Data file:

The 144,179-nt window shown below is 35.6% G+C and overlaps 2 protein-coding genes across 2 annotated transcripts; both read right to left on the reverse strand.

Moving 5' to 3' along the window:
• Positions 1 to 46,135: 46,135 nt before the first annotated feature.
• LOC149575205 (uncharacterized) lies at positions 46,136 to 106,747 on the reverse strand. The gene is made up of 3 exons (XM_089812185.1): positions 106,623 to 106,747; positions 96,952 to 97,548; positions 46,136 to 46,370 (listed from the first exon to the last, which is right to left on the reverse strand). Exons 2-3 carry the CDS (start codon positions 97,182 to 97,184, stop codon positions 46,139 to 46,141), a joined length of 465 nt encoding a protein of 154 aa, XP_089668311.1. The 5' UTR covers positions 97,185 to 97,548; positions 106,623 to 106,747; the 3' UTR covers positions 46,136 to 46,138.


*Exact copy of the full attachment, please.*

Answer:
The 144,179-nt window shown below is 35.6% G+C and overlaps 2 protein-coding genes across 2 annotated transcripts; both read right to left on the reverse strand.

Moving 5' to 3' along the window:
• Positions 1 to 46,135: 46,135 nt before the first annotated feature.
• LOC149575205 (uncharacterized) lies at positions 46,136 to 106,747 on the reverse strand. The gene is made up of 3 exons (XM_089812185.1): positions 106,623 to 106,747; positions 96,952 to 97,548; positions 46,136 to 46,370 (listed from the first exon to the last, which is right to left on the reverse strand). Exons 2-3 carry the CDS (start codon positions 97,182 to 97,184, stop codon positions 46,139 to 46,141), a joined length of 465 nt encoding a protein of 154 aa, XP_089668311.1. The 5' UTR covers positions 97,185 to 97,548; positions 106,623 to 106,747; the 3' UTR covers positions 46,136 to 46,138.